How come no growth funding?

20th May 2005 at 01:00
At 8.36am last Friday morning, just after the general election, Mid-Cheshire college finally received its indicative funding allocation for 2005-06. For the second year running, the Learning and Skills Council has proven unable, or unwilling, to support our bid for growth funding.

This year, my staff recruited an extra 127 full-time students in the "priority" 16-18 age group. The college was not awarded any additional funding to support this growth. The only response we could make was to cut a significant proportion of our adult provision. In September 2005, we will be faced with precisely the same issue. We expect to recruit 160 new full-time students but have been given a "standstill" allocation from the LSC. We are now looking at having to make further, deeper cuts in our adult provision.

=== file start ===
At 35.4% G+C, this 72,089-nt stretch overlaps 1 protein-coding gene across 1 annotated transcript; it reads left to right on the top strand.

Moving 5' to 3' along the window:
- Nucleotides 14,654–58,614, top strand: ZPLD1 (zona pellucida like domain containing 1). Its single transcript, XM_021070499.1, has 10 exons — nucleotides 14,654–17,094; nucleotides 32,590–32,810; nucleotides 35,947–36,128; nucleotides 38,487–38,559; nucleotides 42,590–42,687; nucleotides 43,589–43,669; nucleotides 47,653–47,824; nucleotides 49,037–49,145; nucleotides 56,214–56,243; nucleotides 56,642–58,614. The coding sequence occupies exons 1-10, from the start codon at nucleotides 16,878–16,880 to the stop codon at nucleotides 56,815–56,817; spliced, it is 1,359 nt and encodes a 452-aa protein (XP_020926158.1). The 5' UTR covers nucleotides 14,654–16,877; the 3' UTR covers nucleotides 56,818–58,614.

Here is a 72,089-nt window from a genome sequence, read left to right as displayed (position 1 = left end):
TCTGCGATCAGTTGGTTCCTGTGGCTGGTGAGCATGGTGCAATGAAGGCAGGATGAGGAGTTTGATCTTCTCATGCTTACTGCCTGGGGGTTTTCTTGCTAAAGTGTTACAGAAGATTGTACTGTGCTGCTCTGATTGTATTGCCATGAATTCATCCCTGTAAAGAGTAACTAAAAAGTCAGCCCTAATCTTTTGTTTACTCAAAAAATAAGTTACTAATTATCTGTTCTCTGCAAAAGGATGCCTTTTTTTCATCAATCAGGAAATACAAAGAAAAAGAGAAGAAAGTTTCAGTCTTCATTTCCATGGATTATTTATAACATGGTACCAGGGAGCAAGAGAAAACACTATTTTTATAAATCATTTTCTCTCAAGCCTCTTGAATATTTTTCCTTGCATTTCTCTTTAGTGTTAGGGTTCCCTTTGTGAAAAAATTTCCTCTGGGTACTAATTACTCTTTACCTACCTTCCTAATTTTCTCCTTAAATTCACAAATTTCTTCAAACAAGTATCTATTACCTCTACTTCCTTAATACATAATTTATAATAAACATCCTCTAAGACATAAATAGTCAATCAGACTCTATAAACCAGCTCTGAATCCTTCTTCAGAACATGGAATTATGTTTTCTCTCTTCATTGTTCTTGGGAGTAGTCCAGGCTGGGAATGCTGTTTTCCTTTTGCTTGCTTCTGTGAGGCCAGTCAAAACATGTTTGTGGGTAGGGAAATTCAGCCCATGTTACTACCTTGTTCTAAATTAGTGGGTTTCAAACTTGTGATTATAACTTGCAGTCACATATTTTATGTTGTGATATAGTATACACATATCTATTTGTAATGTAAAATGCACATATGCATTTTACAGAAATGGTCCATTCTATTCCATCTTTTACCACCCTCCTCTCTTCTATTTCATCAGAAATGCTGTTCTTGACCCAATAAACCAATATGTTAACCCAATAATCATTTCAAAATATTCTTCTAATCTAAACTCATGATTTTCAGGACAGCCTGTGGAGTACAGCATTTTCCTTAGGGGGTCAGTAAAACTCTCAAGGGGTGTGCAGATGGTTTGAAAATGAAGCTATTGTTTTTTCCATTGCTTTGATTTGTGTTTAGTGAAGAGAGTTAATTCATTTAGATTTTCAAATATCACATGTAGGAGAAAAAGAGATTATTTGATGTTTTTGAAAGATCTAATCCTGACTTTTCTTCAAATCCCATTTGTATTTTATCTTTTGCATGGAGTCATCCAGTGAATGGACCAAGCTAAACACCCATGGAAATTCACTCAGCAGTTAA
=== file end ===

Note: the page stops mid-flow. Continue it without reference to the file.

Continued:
In response to David Russell (Letters, FE Focus, May 6) who glibly states that colleges should simply "increase fees", I would make one simple observation: if LSC subsidy is withdrawn from a course, we would have to increase our tuition fees by 400 per cent to ensure the same level of income for the college. How likely, in the real world, is this?

In the publication "FE Planning and Funding for 2005-06", dated January 18, 2004 - and with Mr Russell's name at the bottom of the page - the LSC stated: "We will allocate funds to support an average 3 per cent growth in 16-18 provision. We will maintain the overall volume of adult provision."

The question most principals are now asking is: so what's happened in the past four months?

John Reilly


Mid-Cheshire college

Hartford, Northwich, Cheshire

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